How to REALLY milk an airline schedule change.

As many of you know, I’m on a 1 week trip to Los Angeles, Amsterdam, Philadelphia, back to Los Angeles, and then New York.

Rewinding back to October, I received an email from British Airways (the carrier whom I had the trip ticketed with) noting a canceled flight on one of my trip legs.

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Take a look at this carefully – you’ll notice the only thing that changed was that one flight number was re-numbered to another. The actually flight, flight times and origin/destination stayed the same.

Ok…so now fast forward to a week ago. Due to a family emergency, my immediate family would no longer be in the Philadelphia area, and instead in New York. Not wanting to have to fly into Philly, only to then rent a car or take the Amtrak up to New York, I needed to come up with a plan to have my ticket changed without a change free.

My original itinerary was as follows:

  • Fly from Amsterdam to London, then from London to Philadelphia (on British Airways in Club Europe/Club World)
  • Overnight near Philadelphia, then fly from Philadelphia to Los Angeles (on US Airways in First Class)

I needed to:

  • Change my inbound flight from Amsterdam to New York, via London.
  • Change my outbound flight to departing from New York, to Los Angeles.

I decided to give British Airways a call. I didn’t tell the agent my precise predicament, but instead focused on the fact that one of my flights was canceled. Once I stressed this, and understood that the agent saw this, I requested a schedule change. Because British Airways had the “schedule change,” this allowed me full control of my ticket – even though it was only a simple re-numbering of a flight.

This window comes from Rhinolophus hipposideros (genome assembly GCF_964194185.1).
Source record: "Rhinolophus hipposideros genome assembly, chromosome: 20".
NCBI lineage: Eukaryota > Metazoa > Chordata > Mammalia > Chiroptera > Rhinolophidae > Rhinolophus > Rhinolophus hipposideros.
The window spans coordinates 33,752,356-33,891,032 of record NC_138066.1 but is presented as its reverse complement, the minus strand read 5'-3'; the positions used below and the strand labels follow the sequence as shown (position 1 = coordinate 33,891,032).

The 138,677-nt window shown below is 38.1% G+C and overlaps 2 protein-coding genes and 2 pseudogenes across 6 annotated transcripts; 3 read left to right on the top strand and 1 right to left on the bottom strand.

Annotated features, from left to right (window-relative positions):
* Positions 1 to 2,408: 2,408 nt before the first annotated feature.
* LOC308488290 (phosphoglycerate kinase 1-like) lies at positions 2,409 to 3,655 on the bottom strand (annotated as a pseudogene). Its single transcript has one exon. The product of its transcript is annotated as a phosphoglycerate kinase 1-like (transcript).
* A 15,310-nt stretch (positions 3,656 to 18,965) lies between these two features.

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I was prepared with new flight numbers and times to give the agent, that way it wouldn’t require her to search and then try to deny my request based upon the fact the original flight was only re-numbered. Essentially, I led the call, and didn’t let the agent take control – this is key when trying to get something done with an airline ticket. If you are a knowledgable passenger, it helps.

After reading the flight details to her, I had the following changed:

  • Retained the original Amsterdam to London flight in British Airways Club Europe
  • Changed London to New York, on American Airlines in Business Class
  • Changed New York to Los Angeles, on American Airlines in Business Class (A321T)

I was succesful in changing one of my origins and destinations all because of the fact that a flight was re-numbered. This goes to show that if you know what you’re doing, you can successfully change your travel itinerary and not be locked in. Hopefully this tip helps some of you, too!

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Comments

  1. KG says

    Question for you on schedule changes – If you get an email regarding a schedule change, do you have to call to make the changes within a certain period of time after the schedule change was announced or can it be done at any time? I’m guessing this is a YMMV situation, but just wondering if you have any experience.

    Thanks!

  2. Ben says

    I have the following itinerary on United SYD-YVR-DEN-EWR-TPA

    About two months ago United changed it to SYD-YVR-DEN-ORD-TPA

    Yesterday I found the following Saver award available DEN-TPA direct (cuts out the stop in ORD) that would work with the rest of the itinerary. But, the SYD-YVR-DEN no longer has Saver award space available.

    To make this change United wants to charge me $75. Since United changed my itinerary 2 months ago (connection in ORD instead of EWR), would I be able to get the $75 change fee waived?

  3. SonP says

    Interesting. I have a flight in Feb. 2015 from SFO to DFW and then onward to LHR. The SFO-DFW portion is an AA codeshare and was “cancelled” and rescheduled with a different flight number which departs 35 mins later. BA would not let me adjust the itinerary without a fee.

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